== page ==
Tonight's Sky
Sun
Sun
Moon
Moon
Mercury
Mercury
Venus
Venus
Mars
Mars
Jupiter
Jupiter
Saturn
Saturn

Tonight's Sky — Change location

OR

Searching...

Tonight's Sky — Select location

Tonight's Sky — Enter coordinates

° '
° '

Fly over Ceres in new video

The video is based on observations of Ceres that were taken from Dawn’s first mapping orbit.
RELATED TOPICS: SOLAR SYSTEM | CERES | DAWN | DWARF PLANETS
Ceres 2015
The images come from Dawn's first mapping orbit at Ceres at an altitude of 8,400 mile (13,600 kilometers), as well as navigational images taken from 3,200 miles (5,100km) away.
NASA
A new animated video of dwarf planet Ceres, based on images taken by NASA’s Dawn spacecraft, provides a unique perspective of this heavily cratered mysterious world.

The video is based on observations of Ceres that were taken from Dawn’s first mapping orbit at an altitude of 8,400 miles (13,600 kilometers), as well as the most recent navigational images taken from 3,200 miles (5,100km).

Data from 80 images are combined into the video. Analysis of overlapping images provided 3-D detail. The vertical dimension is exaggerated by a factor of two in the video.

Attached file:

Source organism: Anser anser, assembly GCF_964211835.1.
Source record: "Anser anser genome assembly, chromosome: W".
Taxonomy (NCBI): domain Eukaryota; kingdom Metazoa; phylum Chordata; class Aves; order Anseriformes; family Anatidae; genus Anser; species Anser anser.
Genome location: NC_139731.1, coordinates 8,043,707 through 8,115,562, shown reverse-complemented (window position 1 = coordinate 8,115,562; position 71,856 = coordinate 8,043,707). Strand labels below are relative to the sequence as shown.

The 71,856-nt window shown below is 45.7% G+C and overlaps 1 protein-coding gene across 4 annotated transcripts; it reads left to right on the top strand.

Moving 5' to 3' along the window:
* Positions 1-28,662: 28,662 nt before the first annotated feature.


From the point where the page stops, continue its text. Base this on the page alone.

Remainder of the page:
“We used a three-dimensional terrain model that we had produced based on the images acquired so far,” said Ralf Jaumann of the German Aerospace Center (DLR) in Berlin. “They will become increasingly detailed as the mission progresses, with each additional orbit bringing us closer to the surface.”

Dawn entered its second mapping orbit June 3. It will spend the rest of the month observing the dwarf planet from 2,700 miles (4,400km) above its surface. The spacecraft will conduct intensive observations of Ceres, completing orbits of about three days each.

Earlier this year, Dawn made history as the first mission to visit a dwarf planet and the first to orbit two distinct extraterrestrial targets. It studied Vesta, a protoplanet in the main asteroid belt, for 14 months in 2011 and 2012 and arrived at Ceres on March 6, 2015.
0

JOIN THE DISCUSSION

Read and share your comments on this article
Comment on this article
Want to leave a comment?
Only registered members of Astronomy.com are allowed to comment on this article. Registration is FREE and only takes a couple minutes.

Login or Register now.
0 comments
ADVERTISEMENT

FREE EMAIL NEWSLETTER

Receive news, sky-event information, observing tips, and more from Astronomy's weekly email newsletter. View our Privacy Policy.

ADVERTISEMENT
ADVERTISEMENT
asy_gravitational_eguide

Click here to download a FREE gravitational waves PDF curated by Astronomy magazine.

Find us on Facebook